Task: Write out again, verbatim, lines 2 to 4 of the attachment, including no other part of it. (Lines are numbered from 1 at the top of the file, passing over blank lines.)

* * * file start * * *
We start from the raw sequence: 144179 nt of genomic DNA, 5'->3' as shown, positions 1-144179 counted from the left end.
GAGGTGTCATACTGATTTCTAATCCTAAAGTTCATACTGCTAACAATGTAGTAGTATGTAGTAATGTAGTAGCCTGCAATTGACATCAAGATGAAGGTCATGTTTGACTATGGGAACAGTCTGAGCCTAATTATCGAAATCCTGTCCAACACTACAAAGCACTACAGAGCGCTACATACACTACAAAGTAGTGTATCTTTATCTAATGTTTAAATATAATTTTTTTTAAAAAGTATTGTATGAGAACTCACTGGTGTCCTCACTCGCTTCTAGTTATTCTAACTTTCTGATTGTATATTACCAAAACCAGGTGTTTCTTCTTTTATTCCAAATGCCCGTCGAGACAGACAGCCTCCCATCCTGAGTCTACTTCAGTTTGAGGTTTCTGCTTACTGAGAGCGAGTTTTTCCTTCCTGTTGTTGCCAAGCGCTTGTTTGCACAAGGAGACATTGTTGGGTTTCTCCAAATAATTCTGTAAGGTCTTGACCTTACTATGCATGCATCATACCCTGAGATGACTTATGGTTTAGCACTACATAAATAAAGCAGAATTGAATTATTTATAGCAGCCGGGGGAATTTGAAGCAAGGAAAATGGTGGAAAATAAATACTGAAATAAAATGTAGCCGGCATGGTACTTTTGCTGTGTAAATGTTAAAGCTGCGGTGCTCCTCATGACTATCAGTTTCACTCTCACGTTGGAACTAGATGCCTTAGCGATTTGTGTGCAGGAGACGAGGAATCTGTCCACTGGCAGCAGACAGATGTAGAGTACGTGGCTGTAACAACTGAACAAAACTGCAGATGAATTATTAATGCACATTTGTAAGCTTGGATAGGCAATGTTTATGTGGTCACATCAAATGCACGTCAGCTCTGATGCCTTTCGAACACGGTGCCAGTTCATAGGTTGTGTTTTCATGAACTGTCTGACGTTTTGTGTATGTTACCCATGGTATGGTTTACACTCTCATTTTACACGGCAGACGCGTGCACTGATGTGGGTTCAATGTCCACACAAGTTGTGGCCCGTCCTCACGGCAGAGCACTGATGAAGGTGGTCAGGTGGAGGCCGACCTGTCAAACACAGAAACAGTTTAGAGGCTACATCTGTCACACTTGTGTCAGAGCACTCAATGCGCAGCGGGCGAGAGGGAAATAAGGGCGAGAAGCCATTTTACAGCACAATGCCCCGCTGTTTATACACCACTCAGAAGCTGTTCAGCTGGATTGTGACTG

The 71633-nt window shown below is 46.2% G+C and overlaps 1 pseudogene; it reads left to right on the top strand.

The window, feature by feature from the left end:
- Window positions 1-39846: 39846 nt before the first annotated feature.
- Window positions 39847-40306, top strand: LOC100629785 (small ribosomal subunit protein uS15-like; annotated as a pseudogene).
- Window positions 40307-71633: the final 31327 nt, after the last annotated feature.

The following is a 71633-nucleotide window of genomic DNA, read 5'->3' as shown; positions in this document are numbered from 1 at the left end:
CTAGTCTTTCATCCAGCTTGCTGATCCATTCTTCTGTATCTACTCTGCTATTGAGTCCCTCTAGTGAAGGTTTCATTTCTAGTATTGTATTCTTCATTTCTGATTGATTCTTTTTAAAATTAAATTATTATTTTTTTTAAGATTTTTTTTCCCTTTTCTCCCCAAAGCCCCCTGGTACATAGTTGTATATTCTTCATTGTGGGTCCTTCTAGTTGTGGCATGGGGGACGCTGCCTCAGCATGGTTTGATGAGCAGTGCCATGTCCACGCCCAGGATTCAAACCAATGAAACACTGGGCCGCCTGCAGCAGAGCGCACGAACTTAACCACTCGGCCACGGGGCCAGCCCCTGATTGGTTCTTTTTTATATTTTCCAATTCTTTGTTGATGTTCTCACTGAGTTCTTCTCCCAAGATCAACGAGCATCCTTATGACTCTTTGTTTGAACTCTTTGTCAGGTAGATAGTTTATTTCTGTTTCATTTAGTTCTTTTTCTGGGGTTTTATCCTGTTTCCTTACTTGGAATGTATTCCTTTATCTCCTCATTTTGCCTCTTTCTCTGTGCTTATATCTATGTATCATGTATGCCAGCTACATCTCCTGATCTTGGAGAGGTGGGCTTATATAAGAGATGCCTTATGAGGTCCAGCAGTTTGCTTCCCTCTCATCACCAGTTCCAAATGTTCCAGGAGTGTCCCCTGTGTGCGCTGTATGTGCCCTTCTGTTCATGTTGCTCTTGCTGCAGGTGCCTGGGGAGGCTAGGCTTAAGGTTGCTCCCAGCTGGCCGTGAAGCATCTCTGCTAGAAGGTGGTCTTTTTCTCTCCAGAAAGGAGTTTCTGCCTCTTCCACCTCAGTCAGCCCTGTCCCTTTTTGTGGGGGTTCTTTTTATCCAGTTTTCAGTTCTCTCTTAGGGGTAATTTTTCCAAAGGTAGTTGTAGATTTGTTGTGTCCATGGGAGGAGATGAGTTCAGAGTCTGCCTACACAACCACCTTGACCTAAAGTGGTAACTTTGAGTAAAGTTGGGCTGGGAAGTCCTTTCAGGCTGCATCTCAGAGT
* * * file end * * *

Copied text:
GAGGTGTCATACTGATTTCTAATCCTAAAGTTCATACTGCTAACAATGTAGTAGTATGTAGTAATGTAGTAGCCTGCAATTGACATCAAGATGAAGGTCATGTTTGACTATGGGAACAGTCTGAGCCTAATTATCGAAATCCTGTCCAACACTACAAAGCACTACAGAGCGCTACATACACTACAAAGTAGTGTATCTTTATCTAATGTTTAAATATAATTTTTTTTAAAAAGTATTGTATGAGAACTCACTGGTGTCCTCACTCGCTTCTAGTTATTCTAACTTTCTGATTGTATATTACCAAAACCAGGTGTTTCTTCTTTTATTCCAAATGCCCGTCGAGACAGACAGCCTCCCATCCTGAGTCTACTTCAGTTTGAGGTTTCTGCTTACTGAGAGCGAGTTTTTCCTTCCTGTTGTTGCCAAGCGCTTGTTTGCACAAGGAGACATTGTTGGGTTTCTCCAAATAATTCTGTAAGGTCTTGACCTTACTATGCATGCATCATACCCTGAGATGACTTATGGTTTAGCACTACATAAATAAAGCAGAATTGAATTATTTATAGCAGCCGGGGGAATTTGAAGCAAGGAAAATGGTGGAAAATAAATACTGAAATAAAATGTAGCCGGCATGGTACTTTTGCTGTGTAAATGTTAAAGCTGCGGTGCTCCTCATGACTATCAGTTTCACTCTCACGTTGGAACTAGATGCCTTAGCGATTTGTGTGCAGGAGACGAGGAATCTGTCCACTGGCAGCAGACAGATGTAGAGTACGTGGCTGTAACAACTGAACAAAACTGCAGATGAATTATTAATGCACATTTGTAAGCTTGGATAGGCAATGTTTATGTGGTCACATCAAATGCACGTCAGCTCTGATGCCTTTCGAACACGGTGCCAGTTCATAGGTTGTGTTTTCATGAACTGTCTGACGTTTTGTGTATGTTACCCATGGTATGGTTTACACTCTCATTTTACACGGCAGACGCGTGCACTGATGTGGGTTCAATGTCCACACAAGTTGTGGCCCGTCCTCACGGCAGAGCACTGATGAAGGTGGTCAGGTGGAGGCCGACCTGTCAAACACAGAAACAGTTTAGAGGCTACATCTGTCACACTTGTGTCAGAGCACTCAATGCGCAGCGGGCGAGAGGGAAATAAGGGCGAGAAGCCATTTTACAGCACAATGCCCCGCTGTTTATACACCACTCAGAAGCTGTTCAGCTGGATTGTGACTG

The 71633-nt window shown below is 46.2% G+C and overlaps 1 pseudogene; it reads left to right on the top strand.

The window, feature by feature from the left end: